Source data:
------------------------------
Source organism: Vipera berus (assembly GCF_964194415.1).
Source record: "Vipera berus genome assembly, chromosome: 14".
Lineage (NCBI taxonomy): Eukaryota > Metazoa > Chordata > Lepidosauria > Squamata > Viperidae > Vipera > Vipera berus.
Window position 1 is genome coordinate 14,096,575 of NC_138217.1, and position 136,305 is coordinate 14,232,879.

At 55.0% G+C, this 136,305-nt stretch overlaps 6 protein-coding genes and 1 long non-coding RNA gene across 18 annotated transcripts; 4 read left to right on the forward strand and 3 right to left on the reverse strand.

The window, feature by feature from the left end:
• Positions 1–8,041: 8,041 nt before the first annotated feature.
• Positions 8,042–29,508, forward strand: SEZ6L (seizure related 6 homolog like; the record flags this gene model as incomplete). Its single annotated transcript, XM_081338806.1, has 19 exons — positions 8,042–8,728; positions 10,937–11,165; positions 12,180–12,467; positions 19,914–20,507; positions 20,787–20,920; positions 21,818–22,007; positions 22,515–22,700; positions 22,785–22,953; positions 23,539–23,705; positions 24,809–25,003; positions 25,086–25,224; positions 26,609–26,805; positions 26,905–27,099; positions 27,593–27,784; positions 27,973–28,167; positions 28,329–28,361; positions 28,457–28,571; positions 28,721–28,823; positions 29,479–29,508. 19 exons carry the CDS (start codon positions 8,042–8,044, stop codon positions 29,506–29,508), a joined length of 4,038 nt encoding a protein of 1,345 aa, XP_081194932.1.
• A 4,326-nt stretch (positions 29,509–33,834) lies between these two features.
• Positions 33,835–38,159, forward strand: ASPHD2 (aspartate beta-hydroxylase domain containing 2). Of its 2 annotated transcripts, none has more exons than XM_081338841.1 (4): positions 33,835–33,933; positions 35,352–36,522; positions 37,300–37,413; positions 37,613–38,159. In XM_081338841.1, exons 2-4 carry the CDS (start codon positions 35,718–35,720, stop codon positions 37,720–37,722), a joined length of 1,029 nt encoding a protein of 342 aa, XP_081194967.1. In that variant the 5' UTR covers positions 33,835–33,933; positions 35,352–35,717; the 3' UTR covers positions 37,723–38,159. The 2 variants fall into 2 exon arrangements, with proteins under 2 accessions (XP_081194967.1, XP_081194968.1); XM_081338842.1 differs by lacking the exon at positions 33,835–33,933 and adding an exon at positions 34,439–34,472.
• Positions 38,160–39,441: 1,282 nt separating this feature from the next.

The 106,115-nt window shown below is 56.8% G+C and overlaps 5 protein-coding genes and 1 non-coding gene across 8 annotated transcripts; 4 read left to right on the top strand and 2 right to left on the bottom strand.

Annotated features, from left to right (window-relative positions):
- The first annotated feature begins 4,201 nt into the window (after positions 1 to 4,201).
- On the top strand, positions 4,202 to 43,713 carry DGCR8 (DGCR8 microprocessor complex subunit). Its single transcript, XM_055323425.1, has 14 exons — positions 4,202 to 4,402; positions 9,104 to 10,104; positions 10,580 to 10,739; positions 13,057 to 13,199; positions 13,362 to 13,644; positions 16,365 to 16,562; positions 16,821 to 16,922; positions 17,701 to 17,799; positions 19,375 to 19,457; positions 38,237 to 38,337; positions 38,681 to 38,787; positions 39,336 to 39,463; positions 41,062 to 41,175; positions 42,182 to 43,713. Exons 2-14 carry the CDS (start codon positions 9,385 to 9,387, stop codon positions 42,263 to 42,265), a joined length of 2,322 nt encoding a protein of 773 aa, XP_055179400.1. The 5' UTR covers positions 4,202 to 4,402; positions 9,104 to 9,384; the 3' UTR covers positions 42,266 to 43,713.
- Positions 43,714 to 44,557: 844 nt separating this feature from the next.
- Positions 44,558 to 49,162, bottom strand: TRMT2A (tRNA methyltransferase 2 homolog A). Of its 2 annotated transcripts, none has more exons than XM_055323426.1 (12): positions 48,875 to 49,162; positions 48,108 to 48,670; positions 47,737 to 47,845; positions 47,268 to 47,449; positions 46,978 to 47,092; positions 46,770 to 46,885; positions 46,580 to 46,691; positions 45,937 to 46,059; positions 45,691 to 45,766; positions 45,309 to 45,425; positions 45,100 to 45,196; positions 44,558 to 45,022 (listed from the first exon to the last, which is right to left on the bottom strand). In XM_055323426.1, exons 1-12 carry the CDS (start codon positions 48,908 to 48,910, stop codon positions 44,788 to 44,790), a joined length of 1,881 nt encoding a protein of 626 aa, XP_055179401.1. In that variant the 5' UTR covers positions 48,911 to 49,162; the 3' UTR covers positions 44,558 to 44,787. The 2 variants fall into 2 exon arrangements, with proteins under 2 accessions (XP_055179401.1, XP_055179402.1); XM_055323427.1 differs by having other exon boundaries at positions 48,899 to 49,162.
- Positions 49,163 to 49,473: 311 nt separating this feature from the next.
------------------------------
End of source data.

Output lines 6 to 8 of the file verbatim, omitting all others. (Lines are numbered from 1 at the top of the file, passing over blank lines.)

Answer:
The window, feature by feature from the left end:
• Positions 1–8,041: 8,041 nt before the first annotated feature.
• Positions 8,042–29,508, forward strand: SEZ6L (seizure related 6 homolog like; the record flags this gene model as incomplete). Its single annotated transcript, XM_081338806.1, has 19 exons — positions 8,042–8,728; positions 10,937–11,165; positions 12,180–12,467; positions 19,914–20,507; positions 20,787–20,920; positions 21,818–22,007; positions 22,515–22,700; positions 22,785–22,953; positions 23,539–23,705; positions 24,809–25,003; positions 25,086–25,224; positions 26,609–26,805; positions 26,905–27,099; positions 27,593–27,784; positions 27,973–28,167; positions 28,329–28,361; positions 28,457–28,571; positions 28,721–28,823; positions 29,479–29,508. 19 exons carry the CDS (start codon positions 8,042–8,044, stop codon positions 29,506–29,508), a joined length of 4,038 nt encoding a protein of 1,345 aa, XP_081194932.1.